The bottom line is that anything that was once alive can be composted. Some things, however, are best avoided, because they attract vermin and create problems within the compost cycle. These would include meat and dairy products.
What mixture to use.
While some experience is necessary, what you’ll find in practical terms, is that an equal amount of green to brown by weight works best.
Green ingredients are quick to compost and are high in nitrogen
- Urine, diluted with water 20:1.
- Comfrey leaves, nettles and grass clippings.
- Raw vegetable peelings.
- Tea bags, leaves, coffee grounds.
- Young green leaves or weeds, avoid plants with seeds.
- Soft green pruning.
- Animal manure.
- Grass clippings from lawn
- Poultry manure.
These are carbon rich or slow to compost materials.
- Cardboard such as cereal boxes and egg cartons
- Waste paper or junk mail, I personally enjoy shredding income tax forms.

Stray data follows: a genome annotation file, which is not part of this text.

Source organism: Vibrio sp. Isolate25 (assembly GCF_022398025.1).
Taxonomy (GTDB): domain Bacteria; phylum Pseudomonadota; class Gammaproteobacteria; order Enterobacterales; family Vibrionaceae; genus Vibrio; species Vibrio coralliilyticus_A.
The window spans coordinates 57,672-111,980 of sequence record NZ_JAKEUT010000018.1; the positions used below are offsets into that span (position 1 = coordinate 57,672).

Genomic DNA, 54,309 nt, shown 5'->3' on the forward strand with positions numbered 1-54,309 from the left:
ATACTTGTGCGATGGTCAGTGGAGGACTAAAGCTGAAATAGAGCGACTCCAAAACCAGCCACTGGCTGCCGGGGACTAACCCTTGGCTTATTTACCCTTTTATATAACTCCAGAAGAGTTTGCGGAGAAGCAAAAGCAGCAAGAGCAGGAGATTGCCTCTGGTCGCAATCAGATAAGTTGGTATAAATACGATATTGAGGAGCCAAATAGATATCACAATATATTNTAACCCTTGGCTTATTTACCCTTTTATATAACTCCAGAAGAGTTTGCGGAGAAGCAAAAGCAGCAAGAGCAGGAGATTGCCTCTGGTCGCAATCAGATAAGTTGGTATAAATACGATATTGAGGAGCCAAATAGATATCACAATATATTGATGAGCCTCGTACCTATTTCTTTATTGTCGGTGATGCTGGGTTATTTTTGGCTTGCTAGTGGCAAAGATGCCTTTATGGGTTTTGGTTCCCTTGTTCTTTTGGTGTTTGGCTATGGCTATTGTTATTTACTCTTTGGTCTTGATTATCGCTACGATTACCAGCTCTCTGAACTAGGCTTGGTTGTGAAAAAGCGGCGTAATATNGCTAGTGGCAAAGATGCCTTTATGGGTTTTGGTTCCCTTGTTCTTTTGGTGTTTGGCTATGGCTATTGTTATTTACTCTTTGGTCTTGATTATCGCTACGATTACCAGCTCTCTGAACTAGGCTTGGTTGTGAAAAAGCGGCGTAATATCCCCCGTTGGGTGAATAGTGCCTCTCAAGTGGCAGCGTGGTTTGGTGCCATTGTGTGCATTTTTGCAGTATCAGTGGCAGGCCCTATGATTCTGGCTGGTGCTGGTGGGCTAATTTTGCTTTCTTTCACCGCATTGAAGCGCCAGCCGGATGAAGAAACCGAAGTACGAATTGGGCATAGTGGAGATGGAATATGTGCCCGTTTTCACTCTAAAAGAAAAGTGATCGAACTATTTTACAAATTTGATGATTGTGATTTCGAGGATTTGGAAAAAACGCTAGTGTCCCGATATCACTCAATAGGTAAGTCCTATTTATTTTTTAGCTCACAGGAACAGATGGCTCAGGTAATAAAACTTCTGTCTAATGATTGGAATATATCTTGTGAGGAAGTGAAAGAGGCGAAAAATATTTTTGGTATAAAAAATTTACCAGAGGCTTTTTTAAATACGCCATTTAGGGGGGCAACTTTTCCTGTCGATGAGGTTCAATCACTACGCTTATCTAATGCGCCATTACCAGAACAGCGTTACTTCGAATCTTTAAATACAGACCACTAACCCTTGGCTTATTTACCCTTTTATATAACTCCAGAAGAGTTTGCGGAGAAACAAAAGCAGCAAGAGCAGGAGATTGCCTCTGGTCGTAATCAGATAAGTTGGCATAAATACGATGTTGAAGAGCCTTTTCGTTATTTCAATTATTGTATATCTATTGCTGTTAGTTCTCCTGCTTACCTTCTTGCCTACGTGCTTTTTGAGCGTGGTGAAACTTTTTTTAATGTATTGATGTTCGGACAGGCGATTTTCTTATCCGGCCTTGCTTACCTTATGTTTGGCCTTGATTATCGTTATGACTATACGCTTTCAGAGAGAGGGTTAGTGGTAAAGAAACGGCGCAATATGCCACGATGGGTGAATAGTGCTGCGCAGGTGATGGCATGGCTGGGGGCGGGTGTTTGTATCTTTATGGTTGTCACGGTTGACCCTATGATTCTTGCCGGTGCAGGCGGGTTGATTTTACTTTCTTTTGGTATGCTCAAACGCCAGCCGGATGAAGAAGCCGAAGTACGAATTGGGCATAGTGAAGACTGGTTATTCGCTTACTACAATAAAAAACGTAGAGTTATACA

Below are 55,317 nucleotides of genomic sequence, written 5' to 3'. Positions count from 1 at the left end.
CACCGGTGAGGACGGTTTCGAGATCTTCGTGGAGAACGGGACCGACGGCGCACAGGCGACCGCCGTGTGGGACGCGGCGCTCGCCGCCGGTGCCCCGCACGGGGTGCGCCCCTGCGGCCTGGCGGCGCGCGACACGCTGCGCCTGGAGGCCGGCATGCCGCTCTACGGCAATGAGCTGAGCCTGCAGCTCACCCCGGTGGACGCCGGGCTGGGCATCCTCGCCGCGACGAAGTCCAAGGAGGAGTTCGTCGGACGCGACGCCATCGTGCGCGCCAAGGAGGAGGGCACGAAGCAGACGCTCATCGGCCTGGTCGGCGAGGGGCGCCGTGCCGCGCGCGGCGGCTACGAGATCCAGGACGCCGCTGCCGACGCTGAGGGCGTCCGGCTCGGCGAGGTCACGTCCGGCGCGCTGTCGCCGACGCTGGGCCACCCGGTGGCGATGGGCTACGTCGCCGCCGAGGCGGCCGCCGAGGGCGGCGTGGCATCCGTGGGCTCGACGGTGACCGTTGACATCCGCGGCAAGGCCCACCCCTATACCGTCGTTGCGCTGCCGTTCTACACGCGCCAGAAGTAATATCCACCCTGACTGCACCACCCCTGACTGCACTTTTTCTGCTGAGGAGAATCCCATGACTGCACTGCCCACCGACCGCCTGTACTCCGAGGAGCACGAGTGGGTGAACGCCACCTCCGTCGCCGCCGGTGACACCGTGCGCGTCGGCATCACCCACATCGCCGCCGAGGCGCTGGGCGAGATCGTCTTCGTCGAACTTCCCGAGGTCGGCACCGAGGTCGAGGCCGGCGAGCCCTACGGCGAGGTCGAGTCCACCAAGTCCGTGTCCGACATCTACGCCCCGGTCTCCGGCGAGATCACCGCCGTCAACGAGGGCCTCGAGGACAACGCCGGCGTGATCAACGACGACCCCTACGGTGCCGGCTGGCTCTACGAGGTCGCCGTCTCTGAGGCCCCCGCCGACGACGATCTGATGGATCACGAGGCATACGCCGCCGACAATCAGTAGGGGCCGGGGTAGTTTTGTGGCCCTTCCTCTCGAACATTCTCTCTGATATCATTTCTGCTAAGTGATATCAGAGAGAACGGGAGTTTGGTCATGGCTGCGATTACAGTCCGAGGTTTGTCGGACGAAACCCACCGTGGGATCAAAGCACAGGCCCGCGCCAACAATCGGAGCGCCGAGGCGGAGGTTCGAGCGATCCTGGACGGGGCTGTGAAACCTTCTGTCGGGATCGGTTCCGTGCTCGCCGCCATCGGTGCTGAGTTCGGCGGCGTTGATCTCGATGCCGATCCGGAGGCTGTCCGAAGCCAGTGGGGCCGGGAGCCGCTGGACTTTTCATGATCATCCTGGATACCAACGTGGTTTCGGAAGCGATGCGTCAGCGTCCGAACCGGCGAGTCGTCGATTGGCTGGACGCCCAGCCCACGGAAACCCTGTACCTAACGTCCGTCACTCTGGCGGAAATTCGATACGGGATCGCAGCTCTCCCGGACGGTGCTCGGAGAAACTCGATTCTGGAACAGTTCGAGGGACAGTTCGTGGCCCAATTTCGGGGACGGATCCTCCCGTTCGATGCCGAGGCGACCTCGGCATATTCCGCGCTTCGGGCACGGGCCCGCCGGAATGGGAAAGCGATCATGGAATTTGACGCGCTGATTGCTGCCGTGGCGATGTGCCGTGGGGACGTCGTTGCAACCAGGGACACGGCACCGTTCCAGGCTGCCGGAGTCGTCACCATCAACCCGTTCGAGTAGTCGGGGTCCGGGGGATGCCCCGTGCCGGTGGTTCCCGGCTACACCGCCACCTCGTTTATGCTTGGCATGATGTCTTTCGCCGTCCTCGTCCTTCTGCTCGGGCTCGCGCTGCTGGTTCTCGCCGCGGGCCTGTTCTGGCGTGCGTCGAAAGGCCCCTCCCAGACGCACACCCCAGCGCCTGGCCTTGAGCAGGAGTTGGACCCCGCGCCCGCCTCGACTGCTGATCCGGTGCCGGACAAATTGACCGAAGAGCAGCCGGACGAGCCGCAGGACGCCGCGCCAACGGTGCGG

- Cardboard cubes.
- Glossy magazines. While these compost is often better to recycle them than compost.
- Newspaper. This is the same as for glossy magazines.
- Any bedding from veggie-eating pets such as rabbits or guinea pigs.
- Tough woody clippings. Note these will compost faster if chipped up with a shredder
- Old bedding plants.
- Sawdust or wood shavings.
- Leaves in the fall.
- Other things you can compost.
- Very small amounts of wood ash. Very small.
- Crushed eggshells.
- Natural fibers such as 100% wool or cotton
Do not compost.
As a rule of thumb, do not compost meat, dairy, fish, cat litter, dog feces, or disposable diapers.
Here are some other questions answered about what can go into the compost pile (or not)